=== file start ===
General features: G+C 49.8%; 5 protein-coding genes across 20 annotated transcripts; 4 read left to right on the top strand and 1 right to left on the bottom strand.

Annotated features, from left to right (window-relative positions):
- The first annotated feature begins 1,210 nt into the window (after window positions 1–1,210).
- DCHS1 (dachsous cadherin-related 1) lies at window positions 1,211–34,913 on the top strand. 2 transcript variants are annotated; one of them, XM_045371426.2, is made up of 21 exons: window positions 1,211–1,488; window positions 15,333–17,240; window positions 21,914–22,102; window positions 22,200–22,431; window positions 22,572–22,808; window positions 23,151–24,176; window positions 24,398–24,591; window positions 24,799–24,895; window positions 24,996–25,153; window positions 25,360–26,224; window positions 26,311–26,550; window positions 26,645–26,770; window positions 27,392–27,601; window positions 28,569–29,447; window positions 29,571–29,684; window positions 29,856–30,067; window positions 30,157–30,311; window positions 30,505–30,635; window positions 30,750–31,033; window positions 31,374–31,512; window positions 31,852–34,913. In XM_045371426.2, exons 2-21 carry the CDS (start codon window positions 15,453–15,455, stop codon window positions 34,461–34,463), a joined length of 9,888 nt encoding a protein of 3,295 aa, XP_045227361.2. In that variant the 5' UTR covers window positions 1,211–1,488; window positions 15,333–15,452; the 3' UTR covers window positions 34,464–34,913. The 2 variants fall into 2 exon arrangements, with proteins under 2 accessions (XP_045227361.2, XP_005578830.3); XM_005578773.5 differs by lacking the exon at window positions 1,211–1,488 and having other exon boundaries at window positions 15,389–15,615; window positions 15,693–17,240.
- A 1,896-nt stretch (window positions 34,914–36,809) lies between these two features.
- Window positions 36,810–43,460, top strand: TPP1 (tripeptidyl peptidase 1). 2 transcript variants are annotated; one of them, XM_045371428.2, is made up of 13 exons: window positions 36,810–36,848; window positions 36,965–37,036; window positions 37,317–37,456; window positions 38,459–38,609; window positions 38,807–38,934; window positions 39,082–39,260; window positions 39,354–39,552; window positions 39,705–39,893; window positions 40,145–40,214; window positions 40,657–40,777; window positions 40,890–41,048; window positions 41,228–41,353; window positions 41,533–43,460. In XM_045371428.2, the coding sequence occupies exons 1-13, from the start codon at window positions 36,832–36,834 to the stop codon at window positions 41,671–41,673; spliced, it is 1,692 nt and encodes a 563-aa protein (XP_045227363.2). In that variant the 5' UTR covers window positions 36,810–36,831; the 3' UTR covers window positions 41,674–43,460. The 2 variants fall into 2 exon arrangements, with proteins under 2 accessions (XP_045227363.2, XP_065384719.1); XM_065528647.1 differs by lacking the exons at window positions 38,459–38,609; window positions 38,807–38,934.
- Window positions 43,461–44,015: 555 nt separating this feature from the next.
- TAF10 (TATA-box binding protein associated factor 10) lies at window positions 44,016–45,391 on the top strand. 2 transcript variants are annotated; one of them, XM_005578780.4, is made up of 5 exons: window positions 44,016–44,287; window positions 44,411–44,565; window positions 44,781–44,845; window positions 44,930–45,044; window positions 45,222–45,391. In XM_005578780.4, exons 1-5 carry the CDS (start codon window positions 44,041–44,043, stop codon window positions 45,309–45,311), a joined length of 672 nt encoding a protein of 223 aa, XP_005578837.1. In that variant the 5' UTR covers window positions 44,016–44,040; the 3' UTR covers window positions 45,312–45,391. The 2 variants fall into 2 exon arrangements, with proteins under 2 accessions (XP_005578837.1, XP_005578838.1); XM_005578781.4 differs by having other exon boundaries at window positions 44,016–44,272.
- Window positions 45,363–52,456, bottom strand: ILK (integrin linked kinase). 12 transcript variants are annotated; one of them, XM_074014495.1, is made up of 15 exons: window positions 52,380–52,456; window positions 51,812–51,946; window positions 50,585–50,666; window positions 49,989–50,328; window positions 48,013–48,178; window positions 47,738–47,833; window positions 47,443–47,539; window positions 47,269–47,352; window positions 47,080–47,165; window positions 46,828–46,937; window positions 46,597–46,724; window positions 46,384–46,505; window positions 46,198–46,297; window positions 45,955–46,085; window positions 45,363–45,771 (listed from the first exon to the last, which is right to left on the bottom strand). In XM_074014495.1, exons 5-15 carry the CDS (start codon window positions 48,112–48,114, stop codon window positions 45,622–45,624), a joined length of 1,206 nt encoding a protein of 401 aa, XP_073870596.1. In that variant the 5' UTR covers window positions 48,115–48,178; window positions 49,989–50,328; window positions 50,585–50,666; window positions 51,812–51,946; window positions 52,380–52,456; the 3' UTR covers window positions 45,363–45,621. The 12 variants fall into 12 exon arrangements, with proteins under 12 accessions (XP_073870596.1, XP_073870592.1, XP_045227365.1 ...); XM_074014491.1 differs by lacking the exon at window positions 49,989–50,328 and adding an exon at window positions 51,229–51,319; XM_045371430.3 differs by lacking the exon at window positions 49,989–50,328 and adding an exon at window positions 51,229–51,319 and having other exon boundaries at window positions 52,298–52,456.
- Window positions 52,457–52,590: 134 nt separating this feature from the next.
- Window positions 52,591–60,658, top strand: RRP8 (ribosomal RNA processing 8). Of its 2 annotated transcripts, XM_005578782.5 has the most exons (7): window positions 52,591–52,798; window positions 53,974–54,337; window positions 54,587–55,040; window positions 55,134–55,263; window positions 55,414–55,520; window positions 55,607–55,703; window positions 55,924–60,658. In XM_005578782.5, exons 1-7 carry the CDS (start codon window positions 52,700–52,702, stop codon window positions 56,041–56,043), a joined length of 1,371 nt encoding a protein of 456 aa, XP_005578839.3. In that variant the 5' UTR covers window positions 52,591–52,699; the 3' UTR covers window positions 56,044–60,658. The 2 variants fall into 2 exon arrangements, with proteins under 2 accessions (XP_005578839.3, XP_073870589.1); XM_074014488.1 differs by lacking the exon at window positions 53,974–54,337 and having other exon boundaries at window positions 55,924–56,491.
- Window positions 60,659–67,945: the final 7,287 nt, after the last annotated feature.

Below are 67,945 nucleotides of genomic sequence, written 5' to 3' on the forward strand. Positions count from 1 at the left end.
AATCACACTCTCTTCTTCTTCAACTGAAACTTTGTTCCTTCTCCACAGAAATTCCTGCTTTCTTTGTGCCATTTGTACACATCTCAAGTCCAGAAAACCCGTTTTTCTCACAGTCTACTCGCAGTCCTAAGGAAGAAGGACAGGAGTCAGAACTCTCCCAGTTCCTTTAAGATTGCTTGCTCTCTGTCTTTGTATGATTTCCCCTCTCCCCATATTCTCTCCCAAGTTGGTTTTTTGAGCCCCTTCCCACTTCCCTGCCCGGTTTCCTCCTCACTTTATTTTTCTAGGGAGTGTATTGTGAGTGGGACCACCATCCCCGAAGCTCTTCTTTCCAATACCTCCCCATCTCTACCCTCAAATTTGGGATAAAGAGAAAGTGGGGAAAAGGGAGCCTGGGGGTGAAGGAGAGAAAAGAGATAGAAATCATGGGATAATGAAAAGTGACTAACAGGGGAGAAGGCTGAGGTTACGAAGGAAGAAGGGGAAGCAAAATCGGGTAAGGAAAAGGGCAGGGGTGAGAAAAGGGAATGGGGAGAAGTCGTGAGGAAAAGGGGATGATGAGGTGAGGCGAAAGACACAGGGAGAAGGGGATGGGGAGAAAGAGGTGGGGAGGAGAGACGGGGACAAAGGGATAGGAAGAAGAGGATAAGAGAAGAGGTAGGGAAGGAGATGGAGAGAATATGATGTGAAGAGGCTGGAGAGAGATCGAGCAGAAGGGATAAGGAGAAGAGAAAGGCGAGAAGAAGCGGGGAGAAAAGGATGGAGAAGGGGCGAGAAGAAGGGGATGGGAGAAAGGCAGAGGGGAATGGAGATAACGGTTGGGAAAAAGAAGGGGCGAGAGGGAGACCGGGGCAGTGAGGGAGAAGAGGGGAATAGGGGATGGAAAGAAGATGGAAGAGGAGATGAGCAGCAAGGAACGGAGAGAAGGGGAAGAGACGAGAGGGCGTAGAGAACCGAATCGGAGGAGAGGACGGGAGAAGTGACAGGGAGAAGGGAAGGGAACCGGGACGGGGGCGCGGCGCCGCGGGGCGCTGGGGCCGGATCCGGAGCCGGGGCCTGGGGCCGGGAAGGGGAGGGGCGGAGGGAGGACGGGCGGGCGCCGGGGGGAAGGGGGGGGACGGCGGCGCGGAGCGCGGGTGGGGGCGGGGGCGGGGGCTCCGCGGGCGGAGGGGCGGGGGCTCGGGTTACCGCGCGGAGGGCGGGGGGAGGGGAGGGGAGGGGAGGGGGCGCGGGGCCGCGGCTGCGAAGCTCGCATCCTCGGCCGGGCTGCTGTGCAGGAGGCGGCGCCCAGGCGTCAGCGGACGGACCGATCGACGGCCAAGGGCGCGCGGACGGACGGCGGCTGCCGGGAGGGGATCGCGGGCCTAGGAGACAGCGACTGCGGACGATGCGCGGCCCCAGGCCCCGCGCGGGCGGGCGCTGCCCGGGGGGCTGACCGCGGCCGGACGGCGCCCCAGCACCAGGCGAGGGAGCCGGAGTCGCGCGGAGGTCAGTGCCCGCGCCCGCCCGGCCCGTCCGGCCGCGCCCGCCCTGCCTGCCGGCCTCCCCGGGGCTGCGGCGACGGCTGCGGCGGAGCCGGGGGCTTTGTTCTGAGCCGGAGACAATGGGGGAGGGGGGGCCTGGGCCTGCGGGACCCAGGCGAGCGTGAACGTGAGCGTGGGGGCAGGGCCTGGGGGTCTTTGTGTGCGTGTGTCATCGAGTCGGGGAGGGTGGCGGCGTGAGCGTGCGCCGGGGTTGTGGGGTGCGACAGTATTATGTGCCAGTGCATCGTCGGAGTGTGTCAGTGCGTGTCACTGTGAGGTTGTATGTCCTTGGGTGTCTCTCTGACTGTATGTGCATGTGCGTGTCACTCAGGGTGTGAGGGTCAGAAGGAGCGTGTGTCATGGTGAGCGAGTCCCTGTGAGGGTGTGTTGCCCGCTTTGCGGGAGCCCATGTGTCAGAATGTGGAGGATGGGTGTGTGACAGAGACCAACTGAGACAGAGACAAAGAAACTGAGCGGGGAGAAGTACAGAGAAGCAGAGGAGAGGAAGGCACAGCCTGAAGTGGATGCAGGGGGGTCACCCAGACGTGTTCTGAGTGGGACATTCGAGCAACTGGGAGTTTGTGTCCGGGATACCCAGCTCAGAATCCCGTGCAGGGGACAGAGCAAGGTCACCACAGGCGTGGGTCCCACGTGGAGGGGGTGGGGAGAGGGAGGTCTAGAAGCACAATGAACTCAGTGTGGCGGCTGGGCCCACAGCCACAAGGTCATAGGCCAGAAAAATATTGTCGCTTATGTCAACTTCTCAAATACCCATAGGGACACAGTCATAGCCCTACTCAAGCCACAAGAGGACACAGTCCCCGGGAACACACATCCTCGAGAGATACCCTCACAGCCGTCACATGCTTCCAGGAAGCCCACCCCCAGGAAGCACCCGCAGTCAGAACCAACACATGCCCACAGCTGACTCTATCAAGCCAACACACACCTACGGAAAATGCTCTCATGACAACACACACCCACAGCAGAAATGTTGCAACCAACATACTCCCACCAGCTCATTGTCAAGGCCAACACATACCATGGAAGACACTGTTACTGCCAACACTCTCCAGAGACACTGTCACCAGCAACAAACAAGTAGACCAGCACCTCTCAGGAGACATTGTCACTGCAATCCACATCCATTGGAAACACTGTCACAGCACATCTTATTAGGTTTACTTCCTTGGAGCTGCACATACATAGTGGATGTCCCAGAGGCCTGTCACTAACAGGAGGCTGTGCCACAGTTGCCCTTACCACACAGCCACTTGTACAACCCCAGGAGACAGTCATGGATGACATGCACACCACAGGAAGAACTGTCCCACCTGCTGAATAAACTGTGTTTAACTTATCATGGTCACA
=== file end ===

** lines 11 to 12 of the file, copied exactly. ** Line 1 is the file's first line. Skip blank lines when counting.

- Window positions 52,591–60,658, top strand: RRP8 (ribosomal RNA processing 8). Of its 2 annotated transcripts, XM_005578782.5 has the most exons (7): window positions 52,591–52,798; window positions 53,974–54,337; window positions 54,587–55,040; window positions 55,134–55,263; window positions 55,414–55,520; window positions 55,607–55,703; window positions 55,924–60,658. In XM_005578782.5, exons 1-7 carry the CDS (start codon window positions 52,700–52,702, stop codon window positions 56,041–56,043), a joined length of 1,371 nt encoding a protein of 456 aa, XP_005578839.3. In that variant the 5' UTR covers window positions 52,591–52,699; the 3' UTR covers window positions 56,044–60,658. The 2 variants fall into 2 exon arrangements, with proteins under 2 accessions (XP_005578839.3, XP_073870589.1); XM_074014488.1 differs by lacking the exon at window positions 53,974–54,337 and having other exon boundaries at window positions 55,924–56,491.
- Window positions 60,659–67,945: the final 7,287 nt, after the last annotated feature.